Mesoamerican Warfare, Protecting Divinities, and Fortified Sanctuaries

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1 Scopus citations


Fortified sites, sanctuaries, deities, and community were interconnected in Mesoamerican warfare practices and theology. This article examines the archaeological patterning and Indigenous religious beliefs regarding fortifications, sanctuaries, and deity communication. Ethnohistoric and ethnographic information points to the importance of deities and ancestors for community well-being and success in war. Mesoamerican combatants protected deities, including their images and sanctuary homes, for they were often captured or destroyed during sieges. Site fortification was based not only on pragmatic military purposes, but on culturally practical decisions related to protecting deities and divine intercession that influenced human behavior and community practices. As in other areas, Mesoamerican people maintained covenants with spiritual forces in close proximity at sacred “communicating places” in wartime, such as temples in set-tlements and sanctuaries at hills and caves. Hence, fortifications protected people, their shrines, and their gods, as well as militarily strategic places. This study calls attention to additional religious behaviors in Mesoamerican war besides sacrifice to war gods and for cosmic renewal, which went hand-in-hand with political, military, and community concerns.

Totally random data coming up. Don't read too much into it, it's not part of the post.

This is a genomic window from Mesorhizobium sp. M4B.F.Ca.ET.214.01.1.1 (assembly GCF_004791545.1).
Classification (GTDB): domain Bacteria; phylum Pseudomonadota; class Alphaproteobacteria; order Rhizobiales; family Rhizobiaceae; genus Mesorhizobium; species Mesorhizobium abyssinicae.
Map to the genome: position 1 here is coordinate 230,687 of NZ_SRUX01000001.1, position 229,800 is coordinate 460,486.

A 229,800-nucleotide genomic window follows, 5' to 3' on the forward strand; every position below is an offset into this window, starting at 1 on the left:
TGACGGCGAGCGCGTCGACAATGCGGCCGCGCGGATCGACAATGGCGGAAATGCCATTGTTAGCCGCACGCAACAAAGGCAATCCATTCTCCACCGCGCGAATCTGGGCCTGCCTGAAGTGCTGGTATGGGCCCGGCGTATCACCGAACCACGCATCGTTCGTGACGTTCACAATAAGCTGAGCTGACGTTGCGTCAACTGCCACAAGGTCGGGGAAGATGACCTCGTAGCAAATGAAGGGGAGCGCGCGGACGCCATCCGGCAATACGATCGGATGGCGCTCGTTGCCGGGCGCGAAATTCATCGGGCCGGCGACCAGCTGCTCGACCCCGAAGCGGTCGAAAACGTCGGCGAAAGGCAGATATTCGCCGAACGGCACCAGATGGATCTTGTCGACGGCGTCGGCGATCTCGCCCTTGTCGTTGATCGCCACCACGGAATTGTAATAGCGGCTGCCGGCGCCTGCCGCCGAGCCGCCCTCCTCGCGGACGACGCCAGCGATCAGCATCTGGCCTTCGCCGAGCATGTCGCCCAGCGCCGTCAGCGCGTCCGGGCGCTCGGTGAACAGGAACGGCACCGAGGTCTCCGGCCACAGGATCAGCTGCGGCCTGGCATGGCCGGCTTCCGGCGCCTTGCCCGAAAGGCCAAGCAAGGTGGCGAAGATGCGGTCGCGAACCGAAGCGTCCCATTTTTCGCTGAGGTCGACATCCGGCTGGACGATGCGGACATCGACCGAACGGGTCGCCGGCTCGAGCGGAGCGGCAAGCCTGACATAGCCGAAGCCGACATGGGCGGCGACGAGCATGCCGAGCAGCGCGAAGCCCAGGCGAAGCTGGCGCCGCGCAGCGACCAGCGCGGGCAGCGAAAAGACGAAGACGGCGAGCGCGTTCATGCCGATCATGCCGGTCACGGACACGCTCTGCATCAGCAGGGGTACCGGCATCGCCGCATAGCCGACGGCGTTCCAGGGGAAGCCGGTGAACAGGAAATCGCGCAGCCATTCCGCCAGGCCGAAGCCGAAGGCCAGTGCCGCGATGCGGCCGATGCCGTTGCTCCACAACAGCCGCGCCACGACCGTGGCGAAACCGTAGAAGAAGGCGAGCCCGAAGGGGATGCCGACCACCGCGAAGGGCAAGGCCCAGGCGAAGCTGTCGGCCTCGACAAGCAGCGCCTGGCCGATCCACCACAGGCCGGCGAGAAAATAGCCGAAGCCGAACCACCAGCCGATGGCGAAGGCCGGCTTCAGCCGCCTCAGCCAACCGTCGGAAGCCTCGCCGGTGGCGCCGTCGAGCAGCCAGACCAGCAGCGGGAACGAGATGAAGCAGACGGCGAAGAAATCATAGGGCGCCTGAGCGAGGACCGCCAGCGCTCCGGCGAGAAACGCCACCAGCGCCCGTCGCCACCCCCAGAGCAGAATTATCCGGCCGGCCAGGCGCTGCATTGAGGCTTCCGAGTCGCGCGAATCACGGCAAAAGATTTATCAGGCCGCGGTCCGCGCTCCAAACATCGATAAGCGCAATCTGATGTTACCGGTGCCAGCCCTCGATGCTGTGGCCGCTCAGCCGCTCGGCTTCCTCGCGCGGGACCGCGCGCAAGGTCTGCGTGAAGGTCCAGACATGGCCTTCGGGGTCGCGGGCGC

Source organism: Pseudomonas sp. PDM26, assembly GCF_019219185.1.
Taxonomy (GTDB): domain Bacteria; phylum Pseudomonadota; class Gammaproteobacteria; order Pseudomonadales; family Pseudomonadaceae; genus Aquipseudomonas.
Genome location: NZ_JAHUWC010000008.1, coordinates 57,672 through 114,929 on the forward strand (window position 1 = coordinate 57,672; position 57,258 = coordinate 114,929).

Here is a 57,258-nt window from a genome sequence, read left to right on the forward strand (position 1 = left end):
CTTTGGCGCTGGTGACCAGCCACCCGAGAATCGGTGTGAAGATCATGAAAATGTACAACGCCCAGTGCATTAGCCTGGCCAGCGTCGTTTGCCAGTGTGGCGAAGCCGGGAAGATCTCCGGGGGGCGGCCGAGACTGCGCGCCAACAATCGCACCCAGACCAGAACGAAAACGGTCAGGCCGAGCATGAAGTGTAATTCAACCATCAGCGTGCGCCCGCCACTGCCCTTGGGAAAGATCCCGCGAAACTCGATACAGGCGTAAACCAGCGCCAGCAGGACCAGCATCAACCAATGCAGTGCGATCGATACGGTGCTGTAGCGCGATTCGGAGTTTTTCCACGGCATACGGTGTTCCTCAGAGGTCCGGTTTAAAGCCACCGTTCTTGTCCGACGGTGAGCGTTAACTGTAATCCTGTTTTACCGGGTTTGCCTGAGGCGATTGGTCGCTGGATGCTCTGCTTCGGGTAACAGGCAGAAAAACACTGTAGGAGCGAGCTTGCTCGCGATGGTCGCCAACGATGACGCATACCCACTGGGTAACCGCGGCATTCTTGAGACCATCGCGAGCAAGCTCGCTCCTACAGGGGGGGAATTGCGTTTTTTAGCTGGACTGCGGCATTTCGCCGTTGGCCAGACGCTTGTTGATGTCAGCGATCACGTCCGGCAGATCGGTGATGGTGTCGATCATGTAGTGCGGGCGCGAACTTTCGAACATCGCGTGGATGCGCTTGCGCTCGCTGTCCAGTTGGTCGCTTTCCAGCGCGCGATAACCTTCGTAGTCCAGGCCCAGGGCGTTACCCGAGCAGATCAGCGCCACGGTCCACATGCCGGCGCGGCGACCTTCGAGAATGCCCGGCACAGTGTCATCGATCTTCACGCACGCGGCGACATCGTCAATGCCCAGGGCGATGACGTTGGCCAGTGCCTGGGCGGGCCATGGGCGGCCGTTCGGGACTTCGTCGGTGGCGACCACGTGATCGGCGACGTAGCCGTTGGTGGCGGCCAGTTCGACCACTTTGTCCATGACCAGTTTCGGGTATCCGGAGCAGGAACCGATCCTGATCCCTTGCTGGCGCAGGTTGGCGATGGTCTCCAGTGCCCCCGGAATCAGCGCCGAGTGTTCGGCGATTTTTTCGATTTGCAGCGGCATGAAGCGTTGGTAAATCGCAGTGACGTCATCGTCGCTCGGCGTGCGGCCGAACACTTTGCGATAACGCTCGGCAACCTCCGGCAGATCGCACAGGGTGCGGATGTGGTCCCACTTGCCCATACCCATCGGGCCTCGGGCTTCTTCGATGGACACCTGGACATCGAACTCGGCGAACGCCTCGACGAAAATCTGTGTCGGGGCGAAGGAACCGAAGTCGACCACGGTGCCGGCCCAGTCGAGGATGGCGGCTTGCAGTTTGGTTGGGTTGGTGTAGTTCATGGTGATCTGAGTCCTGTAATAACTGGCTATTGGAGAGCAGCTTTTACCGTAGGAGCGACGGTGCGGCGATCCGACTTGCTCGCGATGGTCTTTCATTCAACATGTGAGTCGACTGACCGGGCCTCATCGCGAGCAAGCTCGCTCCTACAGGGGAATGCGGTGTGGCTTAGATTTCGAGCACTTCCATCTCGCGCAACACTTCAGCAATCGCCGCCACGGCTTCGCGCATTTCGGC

Original languageEnglish (US)
Pages (from-to)51-101
Number of pages51
JournalJournal of Anthropological Research
Issue number1
StatePublished - Mar 1 2023
Externally publishedYes


  • community
  • deity protection
  • fortifications
  • Mesoamerica
  • ritual land-scapes
  • sanctuaries
  • warfare

ASJC Scopus subject areas

  • Anthropology
  • Arts and Humanities (miscellaneous)


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